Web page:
Sunday, June 29, 2014


"Adoption Loss is the only trauma in the world where the victims are expected by the whole of society to be grateful" - The Reverend Keith C. Griffith, MBE

I often find myself asking ‘Why’

I think like most adoptive parents, the people who adopted me started out with good intentions, a yearning to have a family that they could not conceive on their own. But the good intentions, at least for me, went awry.  When I look back, I can pinpoint when it all changed for me. I
became damaged goods, and the way my adoptive parents treated me changed.  Many adopted children will show the after effect of their adoption in different ways. For me, it started to show when I was 9. I started to have problems at school, I was the target of severe bullying. Unable to stand up for myself, or fight, it became a waking nightmare.  I understand why I wasn’t able to stand up for myself, my parents had already been bullying me. Apparently they felt I talked too much as a child, and started to call me ‘motor mouth’ every time I spoke too much. I can recall being in the back of the car, in tears that I wasn’t allowed to express myself, and being bullied by my parents. It was so rampant, that even their “adult” friends joined in. (Many years later an old friend of theirs came by after an absence of a decade or more. Upon seeing me, a teenager at this point, the first words he spoke to me were “MOTOR MOUTH!” in greeting. Bullying was acceptable to my adoptive parents, and it is a life-long habit of theirs.) As a 9 year-old, school for me became about survival, long gone was learning. I was just trying to survive, and I shut down.  Soon I fell behind in school, and found myself seeing school counselors and other “professionals” to figure out exactly what the issues was. I remember having my IQ tested, seeing a psychiatrist, ink blot tests, and pages of questionnaires in an effort to figure out what was wrong with me.  In the end I was told that my adoption had nothing to do with my ‘issues’, but the experts did seem to feel that because I spent the first two months of my life in a commercial nursery that kept sterile conditions with the use of facemasks. That it was not adoption that affected me, but rather not seeing a full human face for the first two months of my life that affected me.  I just like to interject here, what a complete cart of bullshit that is.  So at the age of 9, I was misdiagnosed, and never received any help.  Neatly because of the “experts” diagnosis, anything I felt or said was dismissed because the “experts” said…….  I spent a lot of time curled up in my closet crying, trying to find comfort. I remember begging for my mother (biological) to come rescue me from this house, but she never came.  I recall at 9, wanting to die. Trying to figure out how to hang myself with a belt in my closet. I wasn’t able to make it work, had the internet existed in the 70’s I would have been much more successful I’m sure.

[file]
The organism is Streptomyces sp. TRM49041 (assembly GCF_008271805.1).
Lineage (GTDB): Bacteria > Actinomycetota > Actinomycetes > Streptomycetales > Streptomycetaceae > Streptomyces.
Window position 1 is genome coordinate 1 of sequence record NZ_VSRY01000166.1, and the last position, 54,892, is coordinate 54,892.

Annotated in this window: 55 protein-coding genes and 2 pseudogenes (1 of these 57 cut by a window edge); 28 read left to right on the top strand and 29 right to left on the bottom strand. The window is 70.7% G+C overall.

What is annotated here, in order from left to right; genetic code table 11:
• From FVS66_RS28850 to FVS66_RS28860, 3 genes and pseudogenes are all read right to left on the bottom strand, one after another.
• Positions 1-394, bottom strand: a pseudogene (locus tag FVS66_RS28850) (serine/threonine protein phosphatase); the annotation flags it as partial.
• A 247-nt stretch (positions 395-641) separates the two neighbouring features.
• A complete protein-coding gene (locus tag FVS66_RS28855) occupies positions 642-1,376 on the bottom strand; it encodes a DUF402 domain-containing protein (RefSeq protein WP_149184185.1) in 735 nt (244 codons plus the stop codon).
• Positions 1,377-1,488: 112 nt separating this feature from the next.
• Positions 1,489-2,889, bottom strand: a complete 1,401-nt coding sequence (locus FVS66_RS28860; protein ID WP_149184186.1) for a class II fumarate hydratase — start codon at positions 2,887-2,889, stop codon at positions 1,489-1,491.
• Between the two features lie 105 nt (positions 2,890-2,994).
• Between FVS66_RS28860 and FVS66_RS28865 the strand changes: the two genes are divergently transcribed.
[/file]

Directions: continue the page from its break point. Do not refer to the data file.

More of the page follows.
My adoptive mother wasn’t exactly the best mother even in the best of times. And now I was ‘damaged goods’ in her eyes, and her parenting started to rapidly decline. She showed less interest in me, and I started to become love starved. I can recall making over-the-top declarations of how much I loved her, hoping that just once she would reciprocate….. but she never did.

Like many adopted children, as I got older I started to have abandonment fears. For an adopted child, the worst has already happened… you’ve already been abandoned by your mother.  So waiting and watching for other adult care takers in your life to do the same, is a survival instinct.  My fears presented when I was in public places with my parents, fear of getting lost from them. My adoptive mother felt the best way to deal with this, was to wait until they were in a parking lot…. And start running to the car, jump in, lock the doors, and drive off without me.  In her warped narcissistic mind, she was teaching me a lesson for being to ‘clingy’.  I can recall the feeling of helplessness watching them drive off without me.  When I complained, my feelings were always dismissed, they came back after all… and how dare I be upset.  Time and time again, I would watch my mother start walking faster, poke my father… and they would start running to the car in an effort to beat me to it. So many times I remember standing their knocking on the glass, begging to be let in…. wondering if they would drive off without me again.

In later years, she would decry that they only drove off without me once, and I was making a big deal of nothing.  But at 9 I learned that they could do whatever they wanted to me, and I had to take it…. I had no voice…. Again I think she viewed me as ‘damaged goods’ and why not just treat me badly….

 I think deep down she just wanted me to go away.